Selection of advanced topics in combinatorics. Course content varies.

### MATH 7510 - Berstein Seminar in Topology: Anasov Flows on 3-Manifolds

Fall 2021. 4 credits. S/U grades only.

We'll study the dynamical properties of geodesic flow on surfaces, and more generally Anosov flows on 3-manifolds. The techniques come from geometric/low-dimensional topology, hyperbolic geometry, and smooth dynamics. There are many interesting constructions of examples and existence and abundance results. We'll take a particularly close look at examples on hyperbolic 3-manifolds, and related "quasi-geodesic" flows, with an aim towards understanding some important open questions. As with all Berstein seminars, students will present the bulk of the material and will have some say in which subtopics we cover.

Prerequisites: At minimum, the first year differentiable manifolds course or equivalent knowledge. Ideally, you should know what a hyperbolic 3-manifold is. Last year's Berstein seminar on 3-manifolds is great preparation but not required (but if you were there, we may see some beautiful connections with the Thurston norm).

### MATH 7520 - [Berstein Seminar in Topology]

Spring. Not offered: 2021-2022. Next offered: 2022-2023. 4 credits. S/U grades only.

A seminar on an advanced topic in topology or a related subject. Content varies. The format usually that the participants take turns to present.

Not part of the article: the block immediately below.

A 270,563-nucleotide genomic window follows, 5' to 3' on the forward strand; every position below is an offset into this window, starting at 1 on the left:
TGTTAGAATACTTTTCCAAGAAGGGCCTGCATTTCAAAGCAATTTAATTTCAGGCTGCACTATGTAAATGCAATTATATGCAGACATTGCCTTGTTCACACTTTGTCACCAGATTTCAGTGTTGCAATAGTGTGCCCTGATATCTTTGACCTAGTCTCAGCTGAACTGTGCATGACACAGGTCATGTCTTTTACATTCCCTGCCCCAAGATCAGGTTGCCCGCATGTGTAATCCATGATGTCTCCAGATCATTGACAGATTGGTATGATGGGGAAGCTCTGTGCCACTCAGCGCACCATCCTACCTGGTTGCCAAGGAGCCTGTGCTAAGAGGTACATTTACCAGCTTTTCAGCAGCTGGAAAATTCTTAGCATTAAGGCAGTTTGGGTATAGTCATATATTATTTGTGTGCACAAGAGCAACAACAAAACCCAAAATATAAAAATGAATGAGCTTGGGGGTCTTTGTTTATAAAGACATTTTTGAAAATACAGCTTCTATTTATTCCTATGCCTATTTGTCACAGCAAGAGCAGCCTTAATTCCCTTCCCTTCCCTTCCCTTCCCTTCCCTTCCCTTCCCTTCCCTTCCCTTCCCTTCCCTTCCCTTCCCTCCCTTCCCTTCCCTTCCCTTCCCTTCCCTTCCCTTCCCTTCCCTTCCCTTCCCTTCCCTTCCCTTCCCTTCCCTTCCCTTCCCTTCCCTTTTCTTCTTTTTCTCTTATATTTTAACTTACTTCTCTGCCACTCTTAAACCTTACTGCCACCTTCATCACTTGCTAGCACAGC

### MATH 7550 - Topology and Geometric Group Theory Seminar

Fall 2021. 4 credits. S/U grades only.

A weekly seminar in which visiting or local speakers present results in topology, geometric group theory, or related subjects.

### MATH 7560 - Topology and Geometric Group Theory Seminar

Spring 2022. 4 credits. S/U grades only.

A weekly seminar in which visiting or local speakers present results in topology, geometric group theory, or related subjects.

### MATH 7580 - Topics in Topology

Spring 2022. 4 credits. S/U grades only.

This course will be about the Atiyah-Singer index theorem. This theorem describes a beautiful link between topology, differential geometry, and analysis. One instance of the theorem is the Chern-Gauss-Bonnet theorem, which says that the Euler characteristic of a compact manifold can be computed by the integral of the Euler class over the manifold; by Hodge theory the Euler characteristic is the same as the index of the de Rham-Dirac operator (these things will be explained in the course). One of the end goals will be to understand a refinement (only for Dirac operators) of the original theorem called the local index theorem. Time permitting we will study generalizations to the equivariant and families settings.

Prerequisites: I will assume familiarity with topics covered in MATH 6520 (manifolds, differential forms, de Rham cohomology, Riemannian metrics, etc.). Prior exposure to bundles, connections and curvature would be an asset, as I plan for the discussion of these topics to be brief.

### MATH 7610 - Topics in Geometry: Comparison Geometry and Minimal Surfaces

Fall 2021. 4 credits. S/U grades only.

The first part of this course will be a continuation of Math 6620: Riemannian Geometry offered in Spring 2021. We will discuss several classical comparison theorems. The second part will be a brief introduction to minimal surface theory. The topics will include the first and second variation formula, monotonicity formula, maximum principle, and classical curvature estimates. In time permits, we will discuss the existence theory and applications.